The most prominent of prominent not royal Saudis is Ghazi Al Qosaibi. This is a name that every Saudi knows, young and old. He initially became popular for the reforms he implemented as minister of health, that and his Arabic novels compounded to make him one of the shiniest stars in the Saudi sky.
The first phases of his education were in neighboring Arab countries, Bahrain and Egypt. He then went on to a masters in the US and a PhD from the University of London. He then came back to Riyadh in 1971 to work as an academic at King Saud University. However, that did not last that long because he later sat at many important desks in Saudi; Director General of Saudi Railways Organization, Minister of Industry and Electricity, Minister of Health, Saudi ambassador in Bahrain then UK, Minister of Water, and now Minister of Labour.
Before he was assigned that last position, he was immensely popular all across Saudi but since becoming Minister of Labour, he has had to delve into areas that he had not touched before. As minister he is trying to tackle issues such as women unemployment rates, creating new sectors for Saudi women, reducing the number of low-skilled expatriate workers and training Saudis to take over their jobs. All of the above are held dearly to the hearts of our conservative majority.
It seems like they think anyone holding a Saudi passport is too good for blue-collar jobs. And they all live in a fairyland where every Saudi woman has a chivalrous man supporting her. And that’s why now his popularity has seen a dive.
To give you a sense of what he’s up against read these two articles:
Too Many Guardians Hindering Society’s Progress: Al-Gosaibi
Raid Qusti, Arab News
RIYADH, 28 April 2008 – Labor Minister Ghazi Al-Gosaibi yesterday criticized people who reject the idea of Arab and Saudi women working as maids in Saudi households.
“We are a society which is full of guardians,” Al-Gosaibi told reporters while answering a question about a proposal to have Egyptian housemaids in Saudi homes, as suggested by the Egyptian minister of labor.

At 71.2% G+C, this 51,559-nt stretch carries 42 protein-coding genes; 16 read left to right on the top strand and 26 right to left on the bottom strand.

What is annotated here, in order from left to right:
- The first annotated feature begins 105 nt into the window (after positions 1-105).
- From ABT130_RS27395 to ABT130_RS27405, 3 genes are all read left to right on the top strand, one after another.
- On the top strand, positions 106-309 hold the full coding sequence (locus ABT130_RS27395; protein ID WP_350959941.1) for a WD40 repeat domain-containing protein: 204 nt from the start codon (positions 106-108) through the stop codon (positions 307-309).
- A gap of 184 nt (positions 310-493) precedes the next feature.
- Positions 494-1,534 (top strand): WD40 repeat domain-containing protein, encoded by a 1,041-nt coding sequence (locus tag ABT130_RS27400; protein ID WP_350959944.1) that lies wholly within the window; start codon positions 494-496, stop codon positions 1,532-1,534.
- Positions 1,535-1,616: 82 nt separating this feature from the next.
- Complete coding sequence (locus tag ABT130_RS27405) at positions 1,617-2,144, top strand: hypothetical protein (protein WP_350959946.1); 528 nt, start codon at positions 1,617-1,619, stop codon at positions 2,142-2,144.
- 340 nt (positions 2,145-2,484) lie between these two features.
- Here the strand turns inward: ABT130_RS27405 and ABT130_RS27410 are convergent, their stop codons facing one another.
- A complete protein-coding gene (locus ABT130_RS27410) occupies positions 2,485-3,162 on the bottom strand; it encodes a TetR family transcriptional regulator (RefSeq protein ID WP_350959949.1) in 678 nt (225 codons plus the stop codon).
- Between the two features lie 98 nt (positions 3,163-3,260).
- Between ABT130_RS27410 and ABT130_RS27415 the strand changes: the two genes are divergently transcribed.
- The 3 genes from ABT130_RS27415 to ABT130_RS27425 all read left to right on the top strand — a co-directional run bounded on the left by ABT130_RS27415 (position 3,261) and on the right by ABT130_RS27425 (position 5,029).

“The Prophet (peace be upon him) said that all of you are guardians and that every guardian is responsible for his family. He did not say all of you are guardians for entire society,” said Al-Gosaibi.
Al-Gosaibi Seeks People’s Support for Job Policies
BURAIDAH, 24 April 2008 – Labor Minister Ghazi Al-Gosaibi yesterday called for sustained support from society to help his ministry successfully implement new employment policies.
Addressing the participants in the second day of the seventh national dialogue forum that began in Buraidah on Tuesday, Al-Gosaibi said no Islamic religious strictures prevent women from working.
“After detailed studies and discussions, the religious scholars, intellectuals and the Supreme Economic Council have agreed on the religious regulations on the employment of women,” the minister said.
Another thing that has to be mentioned when it come to Dr. Ghazi Al Qosaibi, is his great contributions to Arabic literature. His most noteworthy is The Apartment of Freedom which is about a group of Saudi college students in Egypt. It is so popular that it was made into a TV series. And his latest novel, The Genie, which was published in 2006 is also a good read.
One more thing is he was one of the first people to back Raja Al Sanea, author of Girls of Riyadh.
17 responses to “Prominent Saudis: Dr. Ghazi Al Qosaibi”
I’ve been living in Saudi for almost 5 yrs, but I didn’t know he was that popular. He caught my attention only when he became the Labour Minister.